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The Federal Reserve, Banxico and interest rates

The Board of Governors of Banco de México (Banxico) unanimously voted to increase the benchmark interest rate by 75 basis points, bringing it from 8.50 to 9.25 percent.

From Intercam Banco’s perspective, the move was widely anticipated by the market after the Federal Reserve (FED) confirmed that it will not moderate the current pace of rate hikes in the short term.

Also in line with expectations, Banxico increased its inflation estimates with respect to the August statement.

Now, the central bank estimates that the convergence of headline inflation towards the 3% target will be reached by the end of 2024 and not at the beginning of that year.

In Intercam’s opinion, it highlighted the significant upward adjustment in core inflation estimates for the coming quarters.

Despite the return in commodity prices in the face of expectations of a recession in the world’s major economic regions, core inflation could remain elevated.

Intercam anticipates another 75 basis point increase in the benchmark interest rate at the next meeting in November.

After reaching 10.0 percent, at least Intercam would expect the benchmark interest rate to close the year at 10.50 percent.

Any upward adjustment to this forecast will depend on the “prevailing circumstances” on the inflation issue.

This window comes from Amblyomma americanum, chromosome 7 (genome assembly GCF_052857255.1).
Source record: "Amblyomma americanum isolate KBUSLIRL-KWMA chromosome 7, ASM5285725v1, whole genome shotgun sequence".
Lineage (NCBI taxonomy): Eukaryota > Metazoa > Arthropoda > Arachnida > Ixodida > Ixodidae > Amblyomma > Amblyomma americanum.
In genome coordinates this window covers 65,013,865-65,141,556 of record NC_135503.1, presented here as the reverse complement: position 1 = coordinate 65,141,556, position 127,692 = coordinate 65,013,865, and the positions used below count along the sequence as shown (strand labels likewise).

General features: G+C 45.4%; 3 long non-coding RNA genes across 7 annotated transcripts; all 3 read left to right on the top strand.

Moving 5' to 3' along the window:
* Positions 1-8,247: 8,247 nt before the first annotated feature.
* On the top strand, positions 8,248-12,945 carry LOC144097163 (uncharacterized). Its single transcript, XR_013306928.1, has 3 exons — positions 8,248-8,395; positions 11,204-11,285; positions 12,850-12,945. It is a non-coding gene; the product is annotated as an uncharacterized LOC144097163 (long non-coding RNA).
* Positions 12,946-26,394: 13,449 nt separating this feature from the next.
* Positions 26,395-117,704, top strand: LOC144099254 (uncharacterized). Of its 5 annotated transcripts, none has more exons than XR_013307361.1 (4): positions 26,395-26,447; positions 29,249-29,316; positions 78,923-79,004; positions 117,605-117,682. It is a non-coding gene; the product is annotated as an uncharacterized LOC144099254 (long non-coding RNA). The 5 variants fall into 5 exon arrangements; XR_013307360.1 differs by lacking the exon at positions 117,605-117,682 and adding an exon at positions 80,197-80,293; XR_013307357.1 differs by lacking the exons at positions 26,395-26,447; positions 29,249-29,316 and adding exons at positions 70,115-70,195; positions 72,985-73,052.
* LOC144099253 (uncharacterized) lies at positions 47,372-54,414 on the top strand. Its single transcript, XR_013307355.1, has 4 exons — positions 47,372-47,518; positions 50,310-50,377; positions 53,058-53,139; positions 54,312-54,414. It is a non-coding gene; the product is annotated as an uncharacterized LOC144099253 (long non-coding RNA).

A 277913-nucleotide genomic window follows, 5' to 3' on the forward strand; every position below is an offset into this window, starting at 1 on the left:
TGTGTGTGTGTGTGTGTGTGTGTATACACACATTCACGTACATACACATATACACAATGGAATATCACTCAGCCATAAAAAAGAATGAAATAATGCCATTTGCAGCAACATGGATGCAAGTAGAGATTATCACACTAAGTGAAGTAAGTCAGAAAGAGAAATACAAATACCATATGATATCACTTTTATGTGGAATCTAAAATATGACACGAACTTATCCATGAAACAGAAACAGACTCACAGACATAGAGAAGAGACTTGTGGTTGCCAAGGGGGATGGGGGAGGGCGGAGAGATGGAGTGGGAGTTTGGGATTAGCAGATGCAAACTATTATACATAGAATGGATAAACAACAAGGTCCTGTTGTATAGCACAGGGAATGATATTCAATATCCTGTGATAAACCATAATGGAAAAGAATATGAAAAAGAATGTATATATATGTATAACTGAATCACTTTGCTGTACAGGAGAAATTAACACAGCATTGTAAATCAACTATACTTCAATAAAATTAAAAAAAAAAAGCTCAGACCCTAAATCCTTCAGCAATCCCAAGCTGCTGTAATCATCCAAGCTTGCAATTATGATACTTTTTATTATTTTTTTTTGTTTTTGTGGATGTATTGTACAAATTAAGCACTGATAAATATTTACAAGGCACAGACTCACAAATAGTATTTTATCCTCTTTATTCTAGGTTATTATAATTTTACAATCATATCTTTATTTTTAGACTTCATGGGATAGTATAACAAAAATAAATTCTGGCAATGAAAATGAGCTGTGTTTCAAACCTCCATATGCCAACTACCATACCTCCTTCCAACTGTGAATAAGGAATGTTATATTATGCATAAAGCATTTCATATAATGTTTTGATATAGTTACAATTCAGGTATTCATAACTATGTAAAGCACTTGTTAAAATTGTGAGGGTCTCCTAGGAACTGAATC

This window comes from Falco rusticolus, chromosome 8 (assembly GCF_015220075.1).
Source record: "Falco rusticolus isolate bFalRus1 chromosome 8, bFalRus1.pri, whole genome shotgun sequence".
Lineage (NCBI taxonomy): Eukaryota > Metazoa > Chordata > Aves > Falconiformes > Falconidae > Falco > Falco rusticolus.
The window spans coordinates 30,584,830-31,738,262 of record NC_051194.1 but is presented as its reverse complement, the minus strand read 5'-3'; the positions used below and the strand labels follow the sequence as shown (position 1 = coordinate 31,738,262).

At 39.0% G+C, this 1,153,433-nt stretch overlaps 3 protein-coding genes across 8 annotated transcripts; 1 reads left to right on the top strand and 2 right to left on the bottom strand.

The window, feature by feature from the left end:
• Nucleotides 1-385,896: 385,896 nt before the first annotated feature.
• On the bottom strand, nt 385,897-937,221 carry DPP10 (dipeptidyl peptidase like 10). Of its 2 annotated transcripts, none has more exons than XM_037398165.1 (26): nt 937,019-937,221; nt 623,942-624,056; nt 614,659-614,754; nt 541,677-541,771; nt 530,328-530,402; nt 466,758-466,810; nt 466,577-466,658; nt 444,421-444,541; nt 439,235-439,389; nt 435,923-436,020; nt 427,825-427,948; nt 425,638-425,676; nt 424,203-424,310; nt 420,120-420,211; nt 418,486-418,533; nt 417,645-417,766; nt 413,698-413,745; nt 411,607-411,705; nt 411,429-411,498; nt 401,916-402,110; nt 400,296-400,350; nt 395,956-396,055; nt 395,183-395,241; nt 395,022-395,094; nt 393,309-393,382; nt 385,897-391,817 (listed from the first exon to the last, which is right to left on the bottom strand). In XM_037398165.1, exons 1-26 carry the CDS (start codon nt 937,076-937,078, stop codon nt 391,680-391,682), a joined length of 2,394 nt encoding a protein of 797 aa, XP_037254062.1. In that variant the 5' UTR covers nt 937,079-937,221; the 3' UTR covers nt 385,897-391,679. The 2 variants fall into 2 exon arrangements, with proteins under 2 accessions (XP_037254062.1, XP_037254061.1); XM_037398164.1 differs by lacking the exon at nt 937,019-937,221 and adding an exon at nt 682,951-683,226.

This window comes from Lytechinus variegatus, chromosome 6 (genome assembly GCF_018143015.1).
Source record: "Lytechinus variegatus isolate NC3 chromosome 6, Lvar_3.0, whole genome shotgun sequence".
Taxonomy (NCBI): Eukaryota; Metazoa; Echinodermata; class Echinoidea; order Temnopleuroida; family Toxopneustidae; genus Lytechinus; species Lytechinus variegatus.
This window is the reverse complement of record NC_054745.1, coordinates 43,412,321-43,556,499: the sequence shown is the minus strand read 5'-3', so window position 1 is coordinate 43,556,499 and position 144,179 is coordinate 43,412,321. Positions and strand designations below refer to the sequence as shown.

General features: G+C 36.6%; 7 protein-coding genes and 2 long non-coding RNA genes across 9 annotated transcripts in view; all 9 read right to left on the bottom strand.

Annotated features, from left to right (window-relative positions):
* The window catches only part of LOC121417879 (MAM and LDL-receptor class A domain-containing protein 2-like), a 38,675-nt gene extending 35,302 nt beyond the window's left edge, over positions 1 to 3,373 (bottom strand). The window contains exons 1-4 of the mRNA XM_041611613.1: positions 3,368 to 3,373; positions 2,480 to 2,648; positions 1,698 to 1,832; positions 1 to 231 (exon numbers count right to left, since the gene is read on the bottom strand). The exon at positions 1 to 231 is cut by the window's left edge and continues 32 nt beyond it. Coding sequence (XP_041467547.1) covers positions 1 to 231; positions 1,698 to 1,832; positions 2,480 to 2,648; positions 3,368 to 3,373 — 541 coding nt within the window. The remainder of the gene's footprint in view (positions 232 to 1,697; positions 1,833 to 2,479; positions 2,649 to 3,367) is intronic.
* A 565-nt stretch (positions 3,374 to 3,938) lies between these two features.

Banxico

Among the main upside risks to inflation highlighted was that related to a “worsening of geopolitical tensions”.

While the expectation of a significant slowdown in economic growth (and even recession in some advanced economies) would help contain the advance of non-core inflation at the international level, an escalation of the RussiaUkraine war could once again generate uncertainty regarding energy prices, especially during the cold season.

Intercam is concerned that core inflation in Mexico will not ease. The adjustment in the central bank’s estimates was relevant, anticipating an annual level of 8.2% in the fourth quarter of 2022 (7.6% previous estimate).

Local core inflation could face even greater downward resistance compared to other countries because the Mexican economy will not fall into recession.

Although growth is low, the fact that it is positive is a factor that would limit downward pressure on inflation levels.

The Board of Governors noted that the Federal Reserve anticipated future increases in the U.S. benchmark interest rate.

Undoubtedly, Intercam considered that it will be difficult for Banxico to dissociate itself from the Federal Reserve’s movements in November and December.

However, it also does not rule out that Banxico will begin to moderate the pace of rate hikes at some point next year, regardless of whether the Fed continues with an aggressive stance

 

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